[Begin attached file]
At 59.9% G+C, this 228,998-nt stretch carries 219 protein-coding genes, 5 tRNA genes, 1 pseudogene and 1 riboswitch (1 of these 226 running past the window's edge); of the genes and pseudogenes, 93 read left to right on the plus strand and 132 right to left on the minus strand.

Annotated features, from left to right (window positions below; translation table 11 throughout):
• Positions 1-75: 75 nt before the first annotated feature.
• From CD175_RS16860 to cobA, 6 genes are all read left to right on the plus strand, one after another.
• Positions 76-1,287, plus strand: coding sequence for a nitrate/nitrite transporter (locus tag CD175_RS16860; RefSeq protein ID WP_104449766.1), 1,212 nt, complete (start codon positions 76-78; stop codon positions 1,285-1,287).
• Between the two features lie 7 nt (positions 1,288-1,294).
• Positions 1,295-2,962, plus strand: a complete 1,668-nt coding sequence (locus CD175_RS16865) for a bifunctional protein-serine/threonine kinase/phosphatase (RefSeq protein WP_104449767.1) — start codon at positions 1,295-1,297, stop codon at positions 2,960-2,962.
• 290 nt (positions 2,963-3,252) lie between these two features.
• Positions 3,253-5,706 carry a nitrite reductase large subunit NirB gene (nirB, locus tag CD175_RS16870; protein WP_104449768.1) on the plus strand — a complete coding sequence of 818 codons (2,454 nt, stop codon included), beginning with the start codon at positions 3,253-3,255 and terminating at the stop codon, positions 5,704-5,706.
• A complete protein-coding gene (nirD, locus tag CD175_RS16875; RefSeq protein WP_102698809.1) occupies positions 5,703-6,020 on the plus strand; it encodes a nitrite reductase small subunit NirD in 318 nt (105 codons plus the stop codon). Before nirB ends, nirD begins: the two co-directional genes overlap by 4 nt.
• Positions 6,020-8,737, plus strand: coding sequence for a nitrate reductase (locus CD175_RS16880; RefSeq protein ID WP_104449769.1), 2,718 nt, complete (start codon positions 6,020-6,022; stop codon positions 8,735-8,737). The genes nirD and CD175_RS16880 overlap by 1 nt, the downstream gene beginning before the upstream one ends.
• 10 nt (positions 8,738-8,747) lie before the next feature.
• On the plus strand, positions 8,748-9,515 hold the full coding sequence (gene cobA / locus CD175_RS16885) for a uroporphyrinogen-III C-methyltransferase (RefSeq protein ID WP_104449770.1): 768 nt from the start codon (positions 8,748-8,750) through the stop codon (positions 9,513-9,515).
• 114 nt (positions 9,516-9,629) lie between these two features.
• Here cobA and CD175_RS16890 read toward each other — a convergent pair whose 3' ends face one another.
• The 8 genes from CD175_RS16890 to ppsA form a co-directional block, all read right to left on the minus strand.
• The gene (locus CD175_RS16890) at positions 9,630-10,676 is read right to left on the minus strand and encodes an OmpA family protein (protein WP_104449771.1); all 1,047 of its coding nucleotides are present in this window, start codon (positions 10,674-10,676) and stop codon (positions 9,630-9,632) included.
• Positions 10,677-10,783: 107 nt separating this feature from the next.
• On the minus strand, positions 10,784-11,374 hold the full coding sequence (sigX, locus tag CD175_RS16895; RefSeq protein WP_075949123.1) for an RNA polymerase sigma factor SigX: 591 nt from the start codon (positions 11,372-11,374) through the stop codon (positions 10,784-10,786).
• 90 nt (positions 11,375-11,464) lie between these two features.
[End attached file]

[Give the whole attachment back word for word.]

At 59.9% G+C, this 228,998-nt stretch carries 219 protein-coding genes, 5 tRNA genes, 1 pseudogene and 1 riboswitch (1 of these 226 running past the window's edge); of the genes and pseudogenes, 93 read left to right on the plus strand and 132 right to left on the minus strand.

Annotated features, from left to right (window positions below; translation table 11 throughout):
• Positions 1-75: 75 nt before the first annotated feature.
• From CD175_RS16860 to cobA, 6 genes are all read left to right on the plus strand, one after another.
• Positions 76-1,287, plus strand: coding sequence for a nitrate/nitrite transporter (locus tag CD175_RS16860; RefSeq protein ID WP_104449766.1), 1,212 nt, complete (start codon positions 76-78; stop codon positions 1,285-1,287).
• Between the two features lie 7 nt (positions 1,288-1,294).
• Positions 1,295-2,962, plus strand: a complete 1,668-nt coding sequence (locus CD175_RS16865) for a bifunctional protein-serine/threonine kinase/phosphatase (RefSeq protein WP_104449767.1) — start codon at positions 1,295-1,297, stop codon at positions 2,960-2,962.
• 290 nt (positions 2,963-3,252) lie between these two features.
• Positions 3,253-5,706 carry a nitrite reductase large subunit NirB gene (nirB, locus tag CD175_RS16870; protein WP_104449768.1) on the plus strand — a complete coding sequence of 818 codons (2,454 nt, stop codon included), beginning with the start codon at positions 3,253-3,255 and terminating at the stop codon, positions 5,704-5,706.
• A complete protein-coding gene (nirD, locus tag CD175_RS16875; RefSeq protein WP_102698809.1) occupies positions 5,703-6,020 on the plus strand; it encodes a nitrite reductase small subunit NirD in 318 nt (105 codons plus the stop codon). Before nirB ends, nirD begins: the two co-directional genes overlap by 4 nt.
• Positions 6,020-8,737, plus strand: coding sequence for a nitrate reductase (locus CD175_RS16880; RefSeq protein ID WP_104449769.1), 2,718 nt, complete (start codon positions 6,020-6,022; stop codon positions 8,735-8,737). The genes nirD and CD175_RS16880 overlap by 1 nt, the downstream gene beginning before the upstream one ends.
• 10 nt (positions 8,738-8,747) lie before the next feature.
• On the plus strand, positions 8,748-9,515 hold the full coding sequence (gene cobA / locus CD175_RS16885) for a uroporphyrinogen-III C-methyltransferase (RefSeq protein ID WP_104449770.1): 768 nt from the start codon (positions 8,748-8,750) through the stop codon (positions 9,513-9,515).
• 114 nt (positions 9,516-9,629) lie between these two features.
• Here cobA and CD175_RS16890 read toward each other — a convergent pair whose 3' ends face one another.
• The 8 genes from CD175_RS16890 to ppsA form a co-directional block, all read right to left on the minus strand.
• The gene (locus CD175_RS16890) at positions 9,630-10,676 is read right to left on the minus strand and encodes an OmpA family protein (protein WP_104449771.1); all 1,047 of its coding nucleotides are present in this window, start codon (positions 10,674-10,676) and stop codon (positions 9,630-9,632) included.
• Positions 10,677-10,783: 107 nt separating this feature from the next.
• On the minus strand, positions 10,784-11,374 hold the full coding sequence (sigX, locus tag CD175_RS16895; RefSeq protein WP_075949123.1) for an RNA polymerase sigma factor SigX: 591 nt from the start codon (positions 11,372-11,374) through the stop codon (positions 10,784-10,786).
• 90 nt (positions 11,375-11,464) lie between these two features.